Ticks' DNA Data May Someday Help Us Control Them
When ancient military strategist Sun Tzu counseled his readers to “know thy enemy,” he was almost certainly not talking about ticks. But for many Americans, especially those with Lyme disease, ticks are the enemy. And now we know a whole lot more about them, because scientists have sequenced the tick’s genome. The results were published today in the journal Nature Communications.
Like bedbugs, whose DNA also got a closer look recently, deer ticks (Ixodes scapularis) continue to spread across the United States. A recent survey found them in nearly half of U.S. counties—a huge increase from the last tick inventory. But it’s not just the ticks that are spreading. Where they go, disease follows: Lyme disease, yes, but also human granulocytic anaplasmosis, babesiosis, and the deadly Powassan virus.
In other words, understanding the little bloodsuckers has become pretty important to a lot of people. The tick genome project was a massive undertaking, involving 93 scientists from 46 institutions.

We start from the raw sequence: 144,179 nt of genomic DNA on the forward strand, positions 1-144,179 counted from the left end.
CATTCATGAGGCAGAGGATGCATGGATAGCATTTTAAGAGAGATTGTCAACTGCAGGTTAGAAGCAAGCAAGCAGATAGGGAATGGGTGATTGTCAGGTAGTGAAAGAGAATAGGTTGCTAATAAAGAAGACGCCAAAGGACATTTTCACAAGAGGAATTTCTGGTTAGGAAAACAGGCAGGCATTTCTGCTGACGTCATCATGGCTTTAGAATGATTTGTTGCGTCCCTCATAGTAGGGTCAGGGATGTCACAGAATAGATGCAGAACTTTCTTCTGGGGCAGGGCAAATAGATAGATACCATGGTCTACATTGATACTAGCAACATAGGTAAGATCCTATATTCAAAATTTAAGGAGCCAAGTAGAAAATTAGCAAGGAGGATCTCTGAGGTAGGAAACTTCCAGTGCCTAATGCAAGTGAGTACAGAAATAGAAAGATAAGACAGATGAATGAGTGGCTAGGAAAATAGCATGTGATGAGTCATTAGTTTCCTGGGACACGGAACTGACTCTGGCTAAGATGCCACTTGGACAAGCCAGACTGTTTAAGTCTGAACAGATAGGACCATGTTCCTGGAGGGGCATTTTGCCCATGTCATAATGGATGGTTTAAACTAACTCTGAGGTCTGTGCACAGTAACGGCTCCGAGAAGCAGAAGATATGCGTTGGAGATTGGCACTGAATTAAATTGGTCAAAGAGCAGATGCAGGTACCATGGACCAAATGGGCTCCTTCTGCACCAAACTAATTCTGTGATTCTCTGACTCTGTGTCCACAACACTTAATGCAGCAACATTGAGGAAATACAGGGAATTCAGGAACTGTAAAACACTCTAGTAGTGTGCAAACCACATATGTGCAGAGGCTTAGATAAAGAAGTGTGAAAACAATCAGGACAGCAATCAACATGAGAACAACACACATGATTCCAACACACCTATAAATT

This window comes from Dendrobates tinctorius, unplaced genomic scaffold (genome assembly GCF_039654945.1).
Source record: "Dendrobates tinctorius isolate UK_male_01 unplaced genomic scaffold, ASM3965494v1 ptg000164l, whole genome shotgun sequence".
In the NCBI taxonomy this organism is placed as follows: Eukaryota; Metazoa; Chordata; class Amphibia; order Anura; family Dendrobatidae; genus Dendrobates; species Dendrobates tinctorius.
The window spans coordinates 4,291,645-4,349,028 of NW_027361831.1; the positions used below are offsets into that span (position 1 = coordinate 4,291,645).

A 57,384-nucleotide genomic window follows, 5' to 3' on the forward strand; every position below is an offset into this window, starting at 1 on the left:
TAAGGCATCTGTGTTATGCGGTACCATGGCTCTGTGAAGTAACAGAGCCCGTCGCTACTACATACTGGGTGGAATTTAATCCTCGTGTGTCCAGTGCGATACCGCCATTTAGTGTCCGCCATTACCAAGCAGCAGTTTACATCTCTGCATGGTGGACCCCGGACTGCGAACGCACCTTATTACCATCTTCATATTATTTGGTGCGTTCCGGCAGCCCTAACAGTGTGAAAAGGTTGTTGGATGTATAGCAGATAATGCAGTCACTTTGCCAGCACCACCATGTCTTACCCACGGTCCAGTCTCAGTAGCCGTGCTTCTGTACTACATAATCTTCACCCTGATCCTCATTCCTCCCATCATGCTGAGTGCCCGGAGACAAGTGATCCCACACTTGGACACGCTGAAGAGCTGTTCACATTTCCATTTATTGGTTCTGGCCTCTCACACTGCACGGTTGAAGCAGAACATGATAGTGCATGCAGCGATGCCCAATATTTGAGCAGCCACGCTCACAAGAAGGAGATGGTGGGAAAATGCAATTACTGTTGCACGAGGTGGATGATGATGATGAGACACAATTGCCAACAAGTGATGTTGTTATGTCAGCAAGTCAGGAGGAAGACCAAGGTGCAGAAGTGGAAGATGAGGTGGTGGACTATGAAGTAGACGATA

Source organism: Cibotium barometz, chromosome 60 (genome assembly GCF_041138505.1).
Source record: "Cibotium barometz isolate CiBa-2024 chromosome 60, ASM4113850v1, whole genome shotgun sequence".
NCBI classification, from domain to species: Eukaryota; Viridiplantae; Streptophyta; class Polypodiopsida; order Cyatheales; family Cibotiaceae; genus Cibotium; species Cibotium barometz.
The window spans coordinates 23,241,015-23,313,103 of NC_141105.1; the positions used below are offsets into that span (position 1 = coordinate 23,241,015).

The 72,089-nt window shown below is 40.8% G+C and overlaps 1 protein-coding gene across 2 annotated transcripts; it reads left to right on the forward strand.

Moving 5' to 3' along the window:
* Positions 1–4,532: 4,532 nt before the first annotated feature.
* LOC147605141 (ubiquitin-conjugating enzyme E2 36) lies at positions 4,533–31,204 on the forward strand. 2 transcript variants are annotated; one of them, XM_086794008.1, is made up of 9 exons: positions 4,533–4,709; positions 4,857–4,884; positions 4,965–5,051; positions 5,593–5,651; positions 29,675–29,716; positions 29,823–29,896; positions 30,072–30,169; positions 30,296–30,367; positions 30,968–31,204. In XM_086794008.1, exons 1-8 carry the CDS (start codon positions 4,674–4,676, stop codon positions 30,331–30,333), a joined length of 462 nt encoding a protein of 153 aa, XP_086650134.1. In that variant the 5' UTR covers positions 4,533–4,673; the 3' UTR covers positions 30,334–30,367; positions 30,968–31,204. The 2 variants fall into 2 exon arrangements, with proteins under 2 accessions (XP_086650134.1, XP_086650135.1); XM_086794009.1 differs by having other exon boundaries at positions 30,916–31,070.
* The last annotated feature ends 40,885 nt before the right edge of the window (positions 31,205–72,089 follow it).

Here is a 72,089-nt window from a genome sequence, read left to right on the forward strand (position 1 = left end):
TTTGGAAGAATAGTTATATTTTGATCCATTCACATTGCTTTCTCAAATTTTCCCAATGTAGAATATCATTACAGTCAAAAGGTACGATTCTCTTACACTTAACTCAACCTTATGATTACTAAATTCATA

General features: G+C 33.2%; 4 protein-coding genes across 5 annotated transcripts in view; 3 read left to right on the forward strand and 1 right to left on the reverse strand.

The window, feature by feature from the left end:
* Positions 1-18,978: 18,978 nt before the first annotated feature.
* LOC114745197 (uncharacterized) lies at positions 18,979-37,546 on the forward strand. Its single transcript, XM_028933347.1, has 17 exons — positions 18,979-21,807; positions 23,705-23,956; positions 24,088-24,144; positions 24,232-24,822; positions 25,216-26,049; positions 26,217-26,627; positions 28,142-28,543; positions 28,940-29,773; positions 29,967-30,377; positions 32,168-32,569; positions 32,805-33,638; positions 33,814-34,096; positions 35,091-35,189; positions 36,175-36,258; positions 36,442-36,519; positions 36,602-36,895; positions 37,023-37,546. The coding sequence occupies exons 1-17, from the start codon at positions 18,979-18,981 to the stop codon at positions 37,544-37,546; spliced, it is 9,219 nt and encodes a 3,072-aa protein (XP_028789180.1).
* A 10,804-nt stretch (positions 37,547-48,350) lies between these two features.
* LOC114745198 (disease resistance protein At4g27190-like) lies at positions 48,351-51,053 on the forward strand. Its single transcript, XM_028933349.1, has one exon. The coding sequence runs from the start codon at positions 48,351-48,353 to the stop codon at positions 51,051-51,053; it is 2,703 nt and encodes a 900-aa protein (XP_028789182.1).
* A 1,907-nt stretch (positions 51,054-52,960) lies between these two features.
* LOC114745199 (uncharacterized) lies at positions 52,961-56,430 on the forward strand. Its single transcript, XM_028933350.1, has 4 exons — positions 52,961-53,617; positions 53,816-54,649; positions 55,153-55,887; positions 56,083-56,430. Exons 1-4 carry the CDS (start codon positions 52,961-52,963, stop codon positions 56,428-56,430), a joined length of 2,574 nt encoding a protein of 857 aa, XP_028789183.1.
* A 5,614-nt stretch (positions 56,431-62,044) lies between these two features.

"Genomic resources for the tick were desperately needed," lead author Catherine Hill said in a press release. They were also difficult to come by. The tick’s DNA would not give up its secrets easily. The tick’s genome is smaller than those of humans, but just as complex, and peppered with redundant sections that made it harder to parse.
But even these tricks were no match for an army of determined scientists. And once the genome was decoded, it revealed all kinds of useful tidbits. The researchers found proteins in the tick’s salivary glands that help transmit disease-causing bacteria to its host.
They also found hormones that affect tick growth and sexual maturity. Researchers say that manipulating those hormones via a tick “birth-control pill” may be a viable form of tick control in the future.
"The genome provides a foundation for a whole new era in tick research," Hill said in the press release. "Now that we've cracked the tick's code, we can begin to design strategies to control ticks, to understand how they transmit disease, and to interfere with that process."